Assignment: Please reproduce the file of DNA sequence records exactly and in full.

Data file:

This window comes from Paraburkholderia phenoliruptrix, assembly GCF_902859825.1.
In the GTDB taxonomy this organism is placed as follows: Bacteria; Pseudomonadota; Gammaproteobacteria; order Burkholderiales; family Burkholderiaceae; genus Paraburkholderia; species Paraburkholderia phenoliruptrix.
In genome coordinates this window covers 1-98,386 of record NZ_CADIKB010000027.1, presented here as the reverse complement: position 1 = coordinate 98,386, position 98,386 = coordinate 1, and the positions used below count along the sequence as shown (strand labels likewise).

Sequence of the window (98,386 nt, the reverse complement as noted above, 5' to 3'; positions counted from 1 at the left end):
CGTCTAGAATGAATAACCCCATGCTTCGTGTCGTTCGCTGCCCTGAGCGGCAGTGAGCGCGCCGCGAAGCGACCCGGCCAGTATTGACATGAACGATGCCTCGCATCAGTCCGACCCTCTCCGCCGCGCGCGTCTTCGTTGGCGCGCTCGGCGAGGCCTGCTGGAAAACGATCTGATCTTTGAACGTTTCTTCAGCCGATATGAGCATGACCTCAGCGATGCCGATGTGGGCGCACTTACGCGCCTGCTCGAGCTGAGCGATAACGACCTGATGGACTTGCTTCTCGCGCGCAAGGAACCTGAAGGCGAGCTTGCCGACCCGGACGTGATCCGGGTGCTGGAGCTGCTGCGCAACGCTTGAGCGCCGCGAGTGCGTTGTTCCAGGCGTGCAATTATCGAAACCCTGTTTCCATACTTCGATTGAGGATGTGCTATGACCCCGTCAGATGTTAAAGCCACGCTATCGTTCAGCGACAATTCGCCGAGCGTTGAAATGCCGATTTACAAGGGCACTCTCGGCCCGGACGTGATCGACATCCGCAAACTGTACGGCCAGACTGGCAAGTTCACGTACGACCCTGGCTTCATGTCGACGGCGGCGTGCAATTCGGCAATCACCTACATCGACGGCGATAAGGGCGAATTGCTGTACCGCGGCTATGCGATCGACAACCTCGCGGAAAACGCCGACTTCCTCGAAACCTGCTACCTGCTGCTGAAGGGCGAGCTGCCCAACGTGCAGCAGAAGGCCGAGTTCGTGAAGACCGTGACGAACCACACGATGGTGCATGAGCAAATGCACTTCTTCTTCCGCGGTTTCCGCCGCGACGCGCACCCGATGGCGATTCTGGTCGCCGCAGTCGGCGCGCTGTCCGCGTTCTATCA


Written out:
This window comes from Paraburkholderia phenoliruptrix, assembly GCF_902859825.1.
In the GTDB taxonomy this organism is placed as follows: Bacteria; Pseudomonadota; Gammaproteobacteria; order Burkholderiales; family Burkholderiaceae; genus Paraburkholderia; species Paraburkholderia phenoliruptrix.
In genome coordinates this window covers 1-98,386 of record NZ_CADIKB010000027.1, presented here as the reverse complement: position 1 = coordinate 98,386, position 98,386 = coordinate 1, and the positions used below count along the sequence as shown (strand labels likewise).

Sequence of the window (98,386 nt, the reverse complement as noted above, 5' to 3'; positions counted from 1 at the left end):
CGTCTAGAATGAATAACCCCATGCTTCGTGTCGTTCGCTGCCCTGAGCGGCAGTGAGCGCGCCGCGAAGCGACCCGGCCAGTATTGACATGAACGATGCCTCGCATCAGTCCGACCCTCTCCGCCGCGCGCGTCTTCGTTGGCGCGCTCGGCGAGGCCTGCTGGAAAACGATCTGATCTTTGAACGTTTCTTCAGCCGATATGAGCATGACCTCAGCGATGCCGATGTGGGCGCACTTACGCGCCTGCTCGAGCTGAGCGATAACGACCTGATGGACTTGCTTCTCGCGCGCAAGGAACCTGAAGGCGAGCTTGCCGACCCGGACGTGATCCGGGTGCTGGAGCTGCTGCGCAACGCTTGAGCGCCGCGAGTGCGTTGTTCCAGGCGTGCAATTATCGAAACCCTGTTTCCATACTTCGATTGAGGATGTGCTATGACCCCGTCAGATGTTAAAGCCACGCTATCGTTCAGCGACAATTCGCCGAGCGTTGAAATGCCGATTTACAAGGGCACTCTCGGCCCGGACGTGATCGACATCCGCAAACTGTACGGCCAGACTGGCAAGTTCACGTACGACCCTGGCTTCATGTCGACGGCGGCGTGCAATTCGGCAATCACCTACATCGACGGCGATAAGGGCGAATTGCTGTACCGCGGCTATGCGATCGACAACCTCGCGGAAAACGCCGACTTCCTCGAAACCTGCTACCTGCTGCTGAAGGGCGAGCTGCCCAACGTGCAGCAGAAGGCCGAGTTCGTGAAGACCGTGACGAACCACACGATGGTGCATGAGCAAATGCACTTCTTCTTCCGCGGTTTCCGCCGCGACGCGCACCCGATGGCGATTCTGGTCGCCGCAGTCGGCGCGCTGTCCGCGTTCTATCA